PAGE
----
The cream rose to the top on day two of the US Open as a quartet of major champions defied predictions of Brookline turning “nasty”.
Open champion Collin Morikawa led the way on five under par after a superb second round of 66, with reigning US Open champion Jon Rahm and four-time major winner Rory McIlroy a shot behind.
Masters champion Scottie Scheffler was part of the group another stroke back, with England’s Matt Fitzpatrick three off the pace on two under.
McIlroy had been in danger of falling out of contention when he covered the front nine in 36, the world number three needing three attempts to hack on to the green from thick rough on the third, before holing from 23 feet to salvage a double bogey.
But after dropping a shot on the 10th, McIlroy picked up shots on the 12th, 14th and 17th to remain firmly in the hunt for his fifth major title and first since the 2014 US PGA.
Scheffler was two over after seven holes but then birdied the eighth and 13th, holed out from 55 yards for eagle on the par-five 14th and picked up another shot on the 16th in his bid for an amazing fifth win in 2022.
“I just stayed really patient,” Scheffler said. “I was hitting it good pretty much most of the day. Two silly bogeys early in the round, but outside of that I hit it really good.
“If a few more putts would have fallen in versus (running) around the edge, it would have been a really special day. But three under was a good score for me, especially being two over through six.”
Speaking about his eagle on the 14th, Scheffler added: “I hit a great drive down the middle and then had kind of a funny lie where it was sitting on a downslope and it made that shot into the green much harder.
“I caught it a hair thin and hit the tree. Fortunately it didn’t hit the tree and come backwards, it kind of just fell down in front of it. Had a good lie and hit a good chip and it went in.”
“I played really, really well,” said Fitzpatrick, who was fifth in the US PGA last month. “Three of my four bogeys were three-putts, so that kind of sums up the day.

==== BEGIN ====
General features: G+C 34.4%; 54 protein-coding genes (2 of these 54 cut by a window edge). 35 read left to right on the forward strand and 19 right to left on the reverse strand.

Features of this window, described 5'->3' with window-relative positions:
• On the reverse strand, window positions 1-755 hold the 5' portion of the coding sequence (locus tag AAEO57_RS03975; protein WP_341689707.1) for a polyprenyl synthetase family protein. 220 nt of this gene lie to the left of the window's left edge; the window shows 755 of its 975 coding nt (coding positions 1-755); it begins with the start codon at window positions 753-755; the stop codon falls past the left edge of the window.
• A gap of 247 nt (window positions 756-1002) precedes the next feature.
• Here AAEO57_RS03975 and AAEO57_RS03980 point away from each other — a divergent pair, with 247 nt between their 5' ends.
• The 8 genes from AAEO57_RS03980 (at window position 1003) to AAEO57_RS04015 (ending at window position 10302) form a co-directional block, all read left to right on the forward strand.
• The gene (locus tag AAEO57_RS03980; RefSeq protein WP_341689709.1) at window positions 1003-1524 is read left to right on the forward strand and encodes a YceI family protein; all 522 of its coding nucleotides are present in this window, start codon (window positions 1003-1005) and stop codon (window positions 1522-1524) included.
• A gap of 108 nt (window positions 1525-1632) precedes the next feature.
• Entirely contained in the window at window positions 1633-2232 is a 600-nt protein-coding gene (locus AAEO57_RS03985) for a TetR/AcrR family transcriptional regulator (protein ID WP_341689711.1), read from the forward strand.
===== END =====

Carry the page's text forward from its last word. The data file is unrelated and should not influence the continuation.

“Felt like I hit the ball tee to green really, really good. I think I hit one chip shot all day, so that kind of summarizes how well I felt like I hit it.
“I feel like I’ve left a couple out there, which to say in a US Open is pretty rare, but it is positive going into the weekend.”
But with a blustery wind helping to dry out the course, six-time major winner Nick Faldo predicted conditions would continue to get tougher over the weekend.
“It really is nasty, gusty, blustery, and there are some really tough holes,” Faldo, who lost a play-off to Curtis Strange in the 1988 US Open at Brookline, said after completing commentary duties for American broadcaster CBS.
“To be honest anybody in red numbers will be very happy and in a great spot. It’s only going to get tougher. They can let this course go and it could be really tough.”
South African qualifier MJ Daffue had reached six under earlier in the day when he holed from 80 feet on the seventh, only to play his last eight holes in five over.
World number eight Viktor Hovland had been just a shot off the lead after two early birdies, but bogeyed six holes in a row around the turn and dropped three more shots on the closing stretch to shoot a dispiriting 77.